“But big PR firms do it all the time,” you say? Fine. But they and the blogs they’re working with are not doing PR, they’re doing something else, something that isn’t proper journalism.
We’re a bit old school about it, and we’re not going to change.
TL;DR? Develop an audience, please, before asking for gear. And if you work in a journalistic way, we’ll treat you like the journalist you are.
Feel free, as they say, to leave a comment.
*Jim Detomasi, weirdly, is still a big part of my life. I wound up playing high school rugby and club rugby with him, and college rugby against him. We even served as a pair of wings together on a Divison One club in San Francisco. Today, Jim is my insurance agent, though I am, finally, faster than he is.
Happy New Year, OPR friends and adoring fans! (Don’t you laugh, haters; they do exist.)
We’re kicking off 2013 with a fond farewell and an invitation to adventure. Sad news first: Beloved OPR Account Executive and Resident Bodhi, Scott Surface, has left the building. Not for greener pastures, but for bluer waters: he’s on a multi-month, seriously badass surf journey south of the border. Our dear Surf-face took off for Nicaragua Jan. 9, and is currently kickin’ it with the locals and the occasional German tourist in the small surf town of Playa Gigante. Keep up with his adventures on his blog, Lobstapot.
Scotty surfing at Playa Amarillo, giving the folks at home a board’s-eye view. Dig that sunset.
After we got drunk and smashed a cat pinata in his honor (pictures or it didn’t happen? BOOM), we attempted to articulate just why Scott is so special. Here’s our tribute. You’ll laugh; you’ll cry; you’ll grab a surfboard and head for the horizon. We hope you’ll also feel inspired to share your favorite Scott stories in the comments.
Gordon Wright, OutsidePR President
I miss Scott like I’m missing a limb. A hairy, surf-bleached and very athletic limb. What people don’t know about Scott is that he put in a few extended periods of serving as a Manny for my two teenage sons, Will and Griff, who idolize him. One day, they were all out surfing, and some older teenager started hassling Will and Griff. It got a bit heated, to the point where my sons were invited to paddle in to shore to “take a beating.” Hearing the commotion, Scott paddled placidly over, and defused the situation by noting that the dickhead teen would have to go through him first. Scott Surface: Line-up enforcer, PR savant, ambassador to the world.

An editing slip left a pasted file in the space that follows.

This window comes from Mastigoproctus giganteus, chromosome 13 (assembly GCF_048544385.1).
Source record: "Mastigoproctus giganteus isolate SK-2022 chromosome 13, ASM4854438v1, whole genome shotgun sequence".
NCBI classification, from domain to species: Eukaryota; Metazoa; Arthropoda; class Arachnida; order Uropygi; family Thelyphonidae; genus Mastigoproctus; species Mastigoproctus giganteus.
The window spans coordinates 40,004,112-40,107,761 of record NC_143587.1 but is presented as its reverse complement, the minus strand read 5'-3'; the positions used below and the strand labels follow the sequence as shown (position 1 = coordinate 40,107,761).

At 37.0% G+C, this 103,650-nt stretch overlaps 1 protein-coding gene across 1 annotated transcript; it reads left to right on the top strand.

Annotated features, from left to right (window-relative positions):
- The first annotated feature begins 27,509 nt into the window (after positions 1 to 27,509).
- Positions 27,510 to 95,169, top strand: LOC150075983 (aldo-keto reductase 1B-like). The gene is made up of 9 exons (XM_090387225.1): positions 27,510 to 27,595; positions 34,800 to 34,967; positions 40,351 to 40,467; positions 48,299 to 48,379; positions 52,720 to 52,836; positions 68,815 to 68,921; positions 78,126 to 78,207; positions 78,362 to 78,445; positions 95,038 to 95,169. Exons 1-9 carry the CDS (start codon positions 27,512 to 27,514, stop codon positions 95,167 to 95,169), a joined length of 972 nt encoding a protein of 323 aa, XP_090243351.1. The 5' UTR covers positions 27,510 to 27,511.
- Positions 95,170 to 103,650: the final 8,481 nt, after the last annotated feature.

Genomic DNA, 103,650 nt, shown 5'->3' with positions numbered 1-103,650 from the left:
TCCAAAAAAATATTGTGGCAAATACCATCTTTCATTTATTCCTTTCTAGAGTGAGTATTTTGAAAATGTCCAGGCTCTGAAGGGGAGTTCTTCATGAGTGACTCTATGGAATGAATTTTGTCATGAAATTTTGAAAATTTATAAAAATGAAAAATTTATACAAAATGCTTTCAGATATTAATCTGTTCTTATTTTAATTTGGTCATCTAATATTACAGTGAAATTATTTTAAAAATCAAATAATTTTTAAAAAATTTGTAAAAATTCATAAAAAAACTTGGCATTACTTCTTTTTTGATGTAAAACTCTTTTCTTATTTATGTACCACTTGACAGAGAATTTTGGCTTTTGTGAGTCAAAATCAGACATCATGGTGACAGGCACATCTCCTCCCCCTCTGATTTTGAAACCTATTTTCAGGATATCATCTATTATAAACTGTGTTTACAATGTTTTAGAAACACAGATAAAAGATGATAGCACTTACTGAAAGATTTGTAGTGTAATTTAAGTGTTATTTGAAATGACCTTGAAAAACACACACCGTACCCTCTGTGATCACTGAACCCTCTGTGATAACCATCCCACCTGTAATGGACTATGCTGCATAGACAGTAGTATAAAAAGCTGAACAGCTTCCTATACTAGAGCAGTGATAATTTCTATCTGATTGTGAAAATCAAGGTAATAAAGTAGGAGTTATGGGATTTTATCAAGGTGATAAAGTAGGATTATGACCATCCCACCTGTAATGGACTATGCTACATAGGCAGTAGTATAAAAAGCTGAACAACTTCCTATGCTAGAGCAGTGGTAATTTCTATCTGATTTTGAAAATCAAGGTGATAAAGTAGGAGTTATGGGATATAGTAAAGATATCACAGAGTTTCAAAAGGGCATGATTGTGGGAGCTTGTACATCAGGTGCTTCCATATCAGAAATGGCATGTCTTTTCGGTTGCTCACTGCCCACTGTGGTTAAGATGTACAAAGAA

Scott and Will, conquering the two-wheeled world
Devon Sibole, OPR Account Manager and Carpe Diemer
Scott is a colorful bundle of wonderful. We met each other at a media agency in 2008 and became fast friends, eventually both landing jobs at OPR shortly thereafter. For the past 5 years, Scotty has pretty much been my better half, helping to make work trips absolutely hilarious and incredibly enjoyable. Outside of work, he’s even more magical. From impromptu dance parties in the middle of Highway 1 and toga country line dancing to tent high-jumping and getting weird in Salt Lake City, Scotty has played such a huge and FUN part of my life. Miss ya, buddy!
Devon and Scott, sporting their bestest vestests. (Apparently, Scott was feelin’ the sleeveless Sasquatch look.)
Jenny Radloff, OPR Account Manager and Resident Redhead
When I think of Scott the first thing that pops to mind is the day I met him. Bounding down the stairs of the old OPR headquarters in the Presidio, Scott greeted me with a big smile, eyes full of life and shiny hair (that always managed to make me jealous and self-conscious of my wild mane). Relaxed, fun-loving and endlessly level-headed, from day one Scott was the calm in the wild crazy storm of OutsidePR that helped a newbie like me stay afloat. Between his baby-sized feet and Grand Canyon-sized heart, Scott managed to make the ladies swoon (that shiny Justin Bieber hair slayed ‘em) and the fellas love him. Easy to laugh with and even easier to learn from, Scott always delivered a magical balance of bro and brains that made him a truly special cog in the OutsidePR wheel.
Jeff Howard, OPR Multimedia Meister and Snow Whisperer
As the resident pretty boy, Scott loved whooping over his blond hair and making sure his silver jewelry shined brightly. On one cold November morning, Scott asked me to take a head shot for a magazine he was featured in. I took some artistic liberties and this is the shot. It looks like he should have slept a little bit more and laid off the Norwegian Licorice before the photo shoot. Miss you buddy!
OPR bids Scott an alcohol-aided farewell. From left Devon, Gordon, Becca, Jenny, Jeff and the Soul Surfer himself.
Next week: New OPR cadet Becca says hello, and we relive the greatness of the Outdoor Retailer Winter Market in Salt Lake City. If you just can’t wait seven days for more OPR wit and wisdom, stalk us on the social medias:
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Being from the Northeast, I grew up well accustomed to long, cold winters. I lived for pond hockey. I thought it was normal for my toes to freeze every time I skied. I prayed for blizzards in April, hoping to build one final igloo before the emergence of spring.
Today, I’m what New Englanders would call “soft”. It’s been five years since I left Massachusetts for Northern California and I can’t say I have had any regrets. Life in the Bay Area is too good. It never gets too hot & humid in the summer, there are activities aplenty and more importantly, the temperatures never (ever) drop below freezing for a significant amount of time. In fact, I’ve seen it “snow” here at sea level just once. A brief flurry attempted to blanket Market Street with an elegant carpet of white, yet the bricks and asphalt would not comply.